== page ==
Protect Yourself from the Harmful Effects of Air Pollution

According to the American Lung Association’s “State of the Air 2022” report, the state of our air is… well, it’s not very good. Between 2018 and 2020, the U.S. had the highest number of “very unhealthy” and “hazardous” air quality days than it ever has in the 20 years the report has been published. It also found that more than 40 percent of Americans live in places with failing grades for unhealthy levels of particulate pollution or ozone, and that “People of color were 61% more likely than white people to live in a county with a failing grade for at least one pollutant, and 3.6 times as likely to live in a county with failing grades for all three pollutants [measured].”1


Image of forest fire


Pollution levels in many areas of the United States exceed national air quality standards for at least one of several common pollutants, including fine particulate matter, ground-level ozone, sulfur dioxide, nitrogen dioxide, and lead.2 These pollutants carry with them a number of health risks beyond lung disease. Some of the health issues associated with exposure to air pollution, especially long term, include stroke, high blood pressure, and heart disease; dementia, Alzheimer’s, depression, impaired cognition, and mental health issues in children; increased risk of miscarriage and premature birth; reduction in bone mineral density; kidney disease; and a reduction in life expectancy.3 4

Fine particulate matter, commonly found in smoke (an ever-increasing problem with the recent increase in wildfires) and emissions from power plants and vehicles, is of particular concern for health because it can penetrate body tissues and organs, “posing an even greater risk of systemic health impacts.”5 This fine particulate matter has been implicated in cardiovascular disease, lung disease, and neurodegeneration and dementia.6 7 8 9 10


Avoiding exposure to air pollution—especially ambient, or outdoor, pollution—may feel out of our control, but we can control how well-equipped our bodies are to handle the inevitable exposure. Here’s how to protect yourself.


Image of fish fillet, almonds, and avocados. Much of the damage wrought by air pollution is through its ability to increase oxidative damage and inflammation in our bodies. The omega-3 fats EPA and DHA are well-known to have anti-inflammatory effects and new research is showing that they have the potential to mitigate the harmful effects of air pollution, including fine particulate matter. A 2020 study published in the journal Neurology examined the effects of omega-3 fat consumption on brain size in 1,315 dementia-free women between the ages of 65 and 80. Researchers found that exposure to particulate matter from air pollution reduced brain size, but these effects were mitigated in the women who had higher blood levels and dietary intakes of EPA and DHA. The women with higher blood levels and dietary intakes of the omega-3s had “significantly greater volumes of white matter and hippocampus.”11 The hippocampus is the part of the brain involved in the formation of memories, learning, and emotions.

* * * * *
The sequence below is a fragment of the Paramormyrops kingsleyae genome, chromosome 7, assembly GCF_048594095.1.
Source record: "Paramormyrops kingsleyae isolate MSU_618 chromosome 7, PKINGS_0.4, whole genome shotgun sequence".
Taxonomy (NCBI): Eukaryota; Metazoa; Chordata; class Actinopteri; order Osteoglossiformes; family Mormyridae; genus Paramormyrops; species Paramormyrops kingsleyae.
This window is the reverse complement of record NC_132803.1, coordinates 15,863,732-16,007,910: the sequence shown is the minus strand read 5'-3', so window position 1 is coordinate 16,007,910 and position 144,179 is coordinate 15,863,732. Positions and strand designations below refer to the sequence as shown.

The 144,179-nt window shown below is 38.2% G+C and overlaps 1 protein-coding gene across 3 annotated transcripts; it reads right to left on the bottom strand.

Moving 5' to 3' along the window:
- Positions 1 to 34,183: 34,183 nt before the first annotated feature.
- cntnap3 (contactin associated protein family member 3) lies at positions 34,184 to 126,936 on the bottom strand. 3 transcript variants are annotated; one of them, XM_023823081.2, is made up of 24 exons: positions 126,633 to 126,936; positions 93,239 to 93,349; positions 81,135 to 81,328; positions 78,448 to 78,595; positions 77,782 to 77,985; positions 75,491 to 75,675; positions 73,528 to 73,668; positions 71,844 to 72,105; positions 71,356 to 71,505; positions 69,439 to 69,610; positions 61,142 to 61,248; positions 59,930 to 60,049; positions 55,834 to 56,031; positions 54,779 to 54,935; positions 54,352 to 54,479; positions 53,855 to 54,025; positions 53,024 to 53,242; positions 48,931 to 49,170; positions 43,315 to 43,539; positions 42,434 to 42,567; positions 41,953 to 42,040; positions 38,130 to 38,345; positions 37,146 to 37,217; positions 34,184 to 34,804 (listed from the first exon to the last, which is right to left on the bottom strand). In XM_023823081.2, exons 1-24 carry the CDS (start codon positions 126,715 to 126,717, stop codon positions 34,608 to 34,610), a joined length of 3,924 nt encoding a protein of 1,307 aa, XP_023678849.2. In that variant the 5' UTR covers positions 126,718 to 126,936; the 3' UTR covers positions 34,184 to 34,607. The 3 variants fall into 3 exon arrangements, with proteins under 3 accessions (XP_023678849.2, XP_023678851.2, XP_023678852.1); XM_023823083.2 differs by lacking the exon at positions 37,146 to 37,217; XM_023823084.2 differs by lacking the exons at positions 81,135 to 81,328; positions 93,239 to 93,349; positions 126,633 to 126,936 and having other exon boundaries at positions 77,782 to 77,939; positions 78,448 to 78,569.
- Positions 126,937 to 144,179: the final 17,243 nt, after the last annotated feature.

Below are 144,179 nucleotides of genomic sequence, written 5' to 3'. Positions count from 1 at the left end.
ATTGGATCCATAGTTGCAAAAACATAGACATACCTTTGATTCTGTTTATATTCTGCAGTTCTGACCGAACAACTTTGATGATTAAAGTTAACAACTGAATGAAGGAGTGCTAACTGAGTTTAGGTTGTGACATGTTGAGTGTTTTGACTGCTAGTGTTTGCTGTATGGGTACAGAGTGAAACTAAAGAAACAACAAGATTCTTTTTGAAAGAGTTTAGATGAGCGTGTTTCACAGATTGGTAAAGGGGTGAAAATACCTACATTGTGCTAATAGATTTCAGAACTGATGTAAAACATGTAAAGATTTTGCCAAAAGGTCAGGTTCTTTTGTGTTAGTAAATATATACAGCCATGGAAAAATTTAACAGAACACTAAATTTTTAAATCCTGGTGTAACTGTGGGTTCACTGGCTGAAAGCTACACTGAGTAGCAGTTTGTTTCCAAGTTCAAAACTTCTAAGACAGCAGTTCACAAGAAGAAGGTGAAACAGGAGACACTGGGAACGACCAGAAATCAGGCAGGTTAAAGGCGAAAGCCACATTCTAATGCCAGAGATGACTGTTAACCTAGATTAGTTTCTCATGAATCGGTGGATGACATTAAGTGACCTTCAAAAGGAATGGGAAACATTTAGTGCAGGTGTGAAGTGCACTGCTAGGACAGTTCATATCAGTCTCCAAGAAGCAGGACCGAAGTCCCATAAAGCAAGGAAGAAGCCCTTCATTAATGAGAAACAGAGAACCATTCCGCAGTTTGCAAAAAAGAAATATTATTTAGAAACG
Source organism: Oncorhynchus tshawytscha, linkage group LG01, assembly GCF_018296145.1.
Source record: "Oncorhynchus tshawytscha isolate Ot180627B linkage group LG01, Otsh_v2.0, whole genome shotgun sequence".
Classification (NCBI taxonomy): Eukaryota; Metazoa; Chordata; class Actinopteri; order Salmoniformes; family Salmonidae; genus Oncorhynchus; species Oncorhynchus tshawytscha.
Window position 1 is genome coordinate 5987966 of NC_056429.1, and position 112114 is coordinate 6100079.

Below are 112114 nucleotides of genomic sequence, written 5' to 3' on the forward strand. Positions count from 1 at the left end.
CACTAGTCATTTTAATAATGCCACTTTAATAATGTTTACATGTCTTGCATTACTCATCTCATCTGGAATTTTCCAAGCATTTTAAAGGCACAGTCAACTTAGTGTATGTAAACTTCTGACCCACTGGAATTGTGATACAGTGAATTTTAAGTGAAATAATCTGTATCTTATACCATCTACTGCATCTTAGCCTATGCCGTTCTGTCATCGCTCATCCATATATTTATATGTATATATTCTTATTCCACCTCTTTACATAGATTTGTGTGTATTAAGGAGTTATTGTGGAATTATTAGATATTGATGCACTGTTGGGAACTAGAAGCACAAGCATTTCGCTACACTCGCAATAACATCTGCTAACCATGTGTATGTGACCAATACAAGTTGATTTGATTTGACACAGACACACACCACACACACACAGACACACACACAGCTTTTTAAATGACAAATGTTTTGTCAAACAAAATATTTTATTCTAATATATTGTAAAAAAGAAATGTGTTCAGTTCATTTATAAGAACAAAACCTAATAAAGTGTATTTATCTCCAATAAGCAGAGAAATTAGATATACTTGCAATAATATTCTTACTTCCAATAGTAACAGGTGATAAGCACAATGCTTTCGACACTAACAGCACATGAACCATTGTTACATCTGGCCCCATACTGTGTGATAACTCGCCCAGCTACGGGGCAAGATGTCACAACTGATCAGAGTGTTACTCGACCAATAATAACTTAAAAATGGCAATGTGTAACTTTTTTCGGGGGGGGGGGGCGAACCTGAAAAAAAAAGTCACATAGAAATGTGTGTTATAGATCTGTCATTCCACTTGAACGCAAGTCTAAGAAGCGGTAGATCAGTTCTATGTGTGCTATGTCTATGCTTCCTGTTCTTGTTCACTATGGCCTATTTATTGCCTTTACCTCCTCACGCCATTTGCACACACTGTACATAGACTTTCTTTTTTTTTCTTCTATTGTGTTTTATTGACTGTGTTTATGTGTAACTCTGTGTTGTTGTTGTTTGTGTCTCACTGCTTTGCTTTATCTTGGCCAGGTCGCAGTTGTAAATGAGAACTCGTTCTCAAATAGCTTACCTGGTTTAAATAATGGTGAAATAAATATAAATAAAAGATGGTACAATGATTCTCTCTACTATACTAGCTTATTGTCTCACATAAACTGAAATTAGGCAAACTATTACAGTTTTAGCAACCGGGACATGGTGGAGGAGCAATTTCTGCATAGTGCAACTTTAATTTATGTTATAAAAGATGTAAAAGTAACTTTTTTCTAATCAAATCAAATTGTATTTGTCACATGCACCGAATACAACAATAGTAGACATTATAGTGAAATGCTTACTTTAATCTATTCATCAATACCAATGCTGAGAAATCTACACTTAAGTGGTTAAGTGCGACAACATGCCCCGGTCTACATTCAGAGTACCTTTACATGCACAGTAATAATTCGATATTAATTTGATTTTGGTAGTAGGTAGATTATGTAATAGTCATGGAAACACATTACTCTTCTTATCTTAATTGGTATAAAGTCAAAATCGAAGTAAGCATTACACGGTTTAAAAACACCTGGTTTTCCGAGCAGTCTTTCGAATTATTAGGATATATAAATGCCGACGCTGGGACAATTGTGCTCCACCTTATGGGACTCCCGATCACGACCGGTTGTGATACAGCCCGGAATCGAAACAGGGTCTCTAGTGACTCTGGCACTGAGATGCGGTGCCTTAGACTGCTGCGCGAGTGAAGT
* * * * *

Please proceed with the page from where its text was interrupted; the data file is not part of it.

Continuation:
Another recent study compared the effects of dietary omega-3 and omega-6 fat intake on asthma severity in 135 asthmatic children exposed to indoor air pollution in Baltimore City; the majority of the subjects were African Americans between the ages of five and 12. The researchers analyzed the amount of omega-3 and omega-6 fats the children obtained from their diets and then measured the amount of air pollution and particulate matter each child was exposed to in their homes. The researchers found that high omega-6 intake (commonly found in soy, corn, and cottonseed oils and prevalent in fast food and other highly processed foods) amplified the effects of indoor particulate matter, particularly systemic inflammation, and was associated with increased asthma severity and reduced lung function. However, in the children with higher omega-3 fat intakes, the negative effects of particulate matter exposure were diminished and asthma symptoms were reduced.12

Previous research has also found that the omega-3s reduce oxidative damage caused by fine particulate matter in part by significantly increasing the activity of the body’s internal antioxidant system.13 The most effective way to increase your levels of the omega-3s is to take 2-3 grams of a high-quality fish oil daily.

B vitamins

Vitamin BThe B vitamins folate, B6, and B12 have been shown to reduce the effects of fine particulate matter on the cardiovascular system, particularly in those with an “MTHFR” gene variation, who are also at a higher risk of developing cardiovascular disease. Research has found that a higher intake of these B vitamins prevents the negative effect exposure to fine particulate matter has on heart rate variability (HRV); exposure to fine particulate matter decreases HRV, which is associated with increased cardiovascular disease and death.14